Of course, new companies just starting out rarely have the financial means to “try lots of little things” but with sufficient patience and persistence, much can be done, one thing at a time.

But “start small, grow slowly” business adventures are of little or no interest to Venture Capital firms looking to invest in a massive way and hit home runs as quickly as possible e.g. after 3-5 years. Such investors will always prefer to place larger amounts with fewer companies than smaller amounts with many more companies, simply to make their own account management more efficient. (Of course, some time into the future, some of these companies might become sufficiently large as their markets become sufficiently established or at least “knowable”, to present suitable investment opportunities.)

In contrast, consider the following business advice from [3]:

“I don’t want my organization to have pockets that are too deep. While I don’t want my people to feel pressure to generate significant profit (this would force us into a fruitless search for an instant large market), I want them to feel constant pressure to find some way – some set of customers somewhere – to make our small organization cash-positive as fast as possible.”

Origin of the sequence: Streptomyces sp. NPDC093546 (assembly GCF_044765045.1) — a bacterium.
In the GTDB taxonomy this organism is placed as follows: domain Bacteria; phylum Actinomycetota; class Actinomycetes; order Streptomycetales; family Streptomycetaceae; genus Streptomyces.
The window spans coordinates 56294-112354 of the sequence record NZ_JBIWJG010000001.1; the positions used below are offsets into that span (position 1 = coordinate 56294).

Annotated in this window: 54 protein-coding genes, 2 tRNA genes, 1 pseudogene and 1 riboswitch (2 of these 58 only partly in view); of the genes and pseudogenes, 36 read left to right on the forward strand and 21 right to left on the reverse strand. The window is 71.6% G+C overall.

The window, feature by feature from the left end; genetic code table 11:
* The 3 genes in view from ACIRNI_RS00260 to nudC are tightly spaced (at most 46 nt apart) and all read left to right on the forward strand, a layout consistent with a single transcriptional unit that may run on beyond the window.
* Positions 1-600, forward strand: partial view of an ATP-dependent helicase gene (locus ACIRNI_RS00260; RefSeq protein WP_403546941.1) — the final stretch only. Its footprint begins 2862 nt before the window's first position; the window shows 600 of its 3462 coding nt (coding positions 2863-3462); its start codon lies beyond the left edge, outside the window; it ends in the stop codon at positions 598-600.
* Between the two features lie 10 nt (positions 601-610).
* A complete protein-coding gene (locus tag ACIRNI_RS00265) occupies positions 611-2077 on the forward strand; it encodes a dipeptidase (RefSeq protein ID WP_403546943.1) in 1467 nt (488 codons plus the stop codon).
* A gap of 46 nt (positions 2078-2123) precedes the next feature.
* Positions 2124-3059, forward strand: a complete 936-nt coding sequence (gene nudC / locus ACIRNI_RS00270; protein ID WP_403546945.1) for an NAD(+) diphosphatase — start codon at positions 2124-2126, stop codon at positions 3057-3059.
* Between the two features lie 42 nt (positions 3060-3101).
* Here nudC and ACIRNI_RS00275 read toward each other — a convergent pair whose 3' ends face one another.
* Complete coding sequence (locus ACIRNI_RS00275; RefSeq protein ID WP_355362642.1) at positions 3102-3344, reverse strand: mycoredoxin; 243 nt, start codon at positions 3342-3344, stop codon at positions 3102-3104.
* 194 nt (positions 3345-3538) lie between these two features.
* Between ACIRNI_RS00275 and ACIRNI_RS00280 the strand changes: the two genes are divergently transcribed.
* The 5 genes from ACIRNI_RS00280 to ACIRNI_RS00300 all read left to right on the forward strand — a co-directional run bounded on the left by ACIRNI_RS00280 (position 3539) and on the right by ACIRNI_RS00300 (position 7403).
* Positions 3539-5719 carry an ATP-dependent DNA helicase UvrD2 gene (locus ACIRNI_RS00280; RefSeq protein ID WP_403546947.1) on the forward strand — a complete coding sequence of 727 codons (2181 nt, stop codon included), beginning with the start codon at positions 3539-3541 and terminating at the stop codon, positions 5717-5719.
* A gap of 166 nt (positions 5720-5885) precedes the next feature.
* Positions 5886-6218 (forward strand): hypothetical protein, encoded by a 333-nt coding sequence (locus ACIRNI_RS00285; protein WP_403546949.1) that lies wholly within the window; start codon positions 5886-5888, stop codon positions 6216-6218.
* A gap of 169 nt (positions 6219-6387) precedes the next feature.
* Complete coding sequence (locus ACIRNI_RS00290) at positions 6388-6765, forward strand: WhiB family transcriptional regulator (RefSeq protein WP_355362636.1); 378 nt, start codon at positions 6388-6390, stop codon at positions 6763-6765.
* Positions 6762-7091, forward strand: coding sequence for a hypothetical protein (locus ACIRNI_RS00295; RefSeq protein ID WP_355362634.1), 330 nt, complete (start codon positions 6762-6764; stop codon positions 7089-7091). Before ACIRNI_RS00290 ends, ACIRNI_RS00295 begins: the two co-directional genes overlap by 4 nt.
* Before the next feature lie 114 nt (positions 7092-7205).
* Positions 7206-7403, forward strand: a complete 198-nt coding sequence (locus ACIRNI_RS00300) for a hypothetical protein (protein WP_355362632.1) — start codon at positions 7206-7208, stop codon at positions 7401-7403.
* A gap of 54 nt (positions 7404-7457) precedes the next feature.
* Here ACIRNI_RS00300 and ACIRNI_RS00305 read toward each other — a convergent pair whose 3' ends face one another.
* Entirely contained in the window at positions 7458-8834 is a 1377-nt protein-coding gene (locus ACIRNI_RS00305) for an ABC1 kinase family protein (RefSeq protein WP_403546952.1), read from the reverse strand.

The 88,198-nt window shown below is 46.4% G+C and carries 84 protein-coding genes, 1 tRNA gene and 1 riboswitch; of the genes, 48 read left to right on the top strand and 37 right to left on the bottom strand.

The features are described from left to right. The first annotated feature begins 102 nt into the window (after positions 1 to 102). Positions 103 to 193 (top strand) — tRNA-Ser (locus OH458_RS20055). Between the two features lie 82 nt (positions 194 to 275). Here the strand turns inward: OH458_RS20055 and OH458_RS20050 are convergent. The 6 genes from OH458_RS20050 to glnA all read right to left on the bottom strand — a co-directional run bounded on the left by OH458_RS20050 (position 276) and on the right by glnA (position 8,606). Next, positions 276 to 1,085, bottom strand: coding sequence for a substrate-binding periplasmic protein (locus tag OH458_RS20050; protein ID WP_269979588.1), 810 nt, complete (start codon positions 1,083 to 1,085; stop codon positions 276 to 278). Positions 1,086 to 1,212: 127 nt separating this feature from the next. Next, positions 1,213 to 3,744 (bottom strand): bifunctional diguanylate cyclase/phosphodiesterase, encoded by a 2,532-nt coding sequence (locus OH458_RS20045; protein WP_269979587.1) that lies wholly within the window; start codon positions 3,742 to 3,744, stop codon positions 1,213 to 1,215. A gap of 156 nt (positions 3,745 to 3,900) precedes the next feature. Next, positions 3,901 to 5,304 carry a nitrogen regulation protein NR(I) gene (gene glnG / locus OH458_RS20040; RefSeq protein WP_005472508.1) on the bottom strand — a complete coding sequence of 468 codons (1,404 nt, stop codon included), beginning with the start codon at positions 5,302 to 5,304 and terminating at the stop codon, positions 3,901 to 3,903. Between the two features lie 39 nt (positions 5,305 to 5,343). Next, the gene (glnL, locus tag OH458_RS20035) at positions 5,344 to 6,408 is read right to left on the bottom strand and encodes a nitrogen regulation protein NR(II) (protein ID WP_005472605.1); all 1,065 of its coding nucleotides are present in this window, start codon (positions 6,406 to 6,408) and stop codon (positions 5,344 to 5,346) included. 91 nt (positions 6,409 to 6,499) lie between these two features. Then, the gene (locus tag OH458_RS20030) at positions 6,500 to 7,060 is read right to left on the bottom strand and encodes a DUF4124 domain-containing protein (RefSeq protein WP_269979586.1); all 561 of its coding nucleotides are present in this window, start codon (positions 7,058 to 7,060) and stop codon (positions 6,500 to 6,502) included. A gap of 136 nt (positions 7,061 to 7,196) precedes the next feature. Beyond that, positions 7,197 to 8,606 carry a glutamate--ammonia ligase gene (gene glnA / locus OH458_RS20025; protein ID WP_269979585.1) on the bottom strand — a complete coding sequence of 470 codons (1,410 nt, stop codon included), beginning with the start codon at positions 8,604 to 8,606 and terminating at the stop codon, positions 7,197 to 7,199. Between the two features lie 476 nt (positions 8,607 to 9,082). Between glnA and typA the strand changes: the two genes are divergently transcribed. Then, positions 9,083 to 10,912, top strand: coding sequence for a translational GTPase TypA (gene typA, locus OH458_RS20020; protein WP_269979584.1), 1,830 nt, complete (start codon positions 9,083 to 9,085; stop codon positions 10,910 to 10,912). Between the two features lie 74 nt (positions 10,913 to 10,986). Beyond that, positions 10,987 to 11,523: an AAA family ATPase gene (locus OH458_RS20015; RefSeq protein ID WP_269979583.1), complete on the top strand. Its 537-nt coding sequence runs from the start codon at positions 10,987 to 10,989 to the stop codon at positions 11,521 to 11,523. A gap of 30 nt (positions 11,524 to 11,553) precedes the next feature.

So in the beginning, financial needs must be small because the emerging market is small, increasing slowly as the company size grows in step with the size of the emerging market. As a result, it’s hard for institutional investors, even those with “patient capital”, to consider funding such new ventures since the financial investments at the beginning are so small.

Not only that, since the small company is growing in step with the market that its innovative products are creating, the company simply can’t put to good use any sizable investment that might be made! Indeed, the only way to grow faster than “your” market would be to create multiple (innovative) products at the same time (ideally, variations on the same theme) to help create multiple new markets at the same time.

Still, this is counter to the “bowling alley” wisdom proposed by [13] which suggests that you ought to first concentrate your business efforts in one place, and then evolve “horizontally” to reach “neighbouring” markets with similar needs that can be met by derived products. This reasoning is predicated on the need to concentrate on the give-and-take as supplier and buyer together “discover” what to do. And as you might guess, it becomes harder and harder to do this right as the number of emerging markets increases. In practice, it's already hard enough to acquire the detailed “market” knowledge about just one set of customers!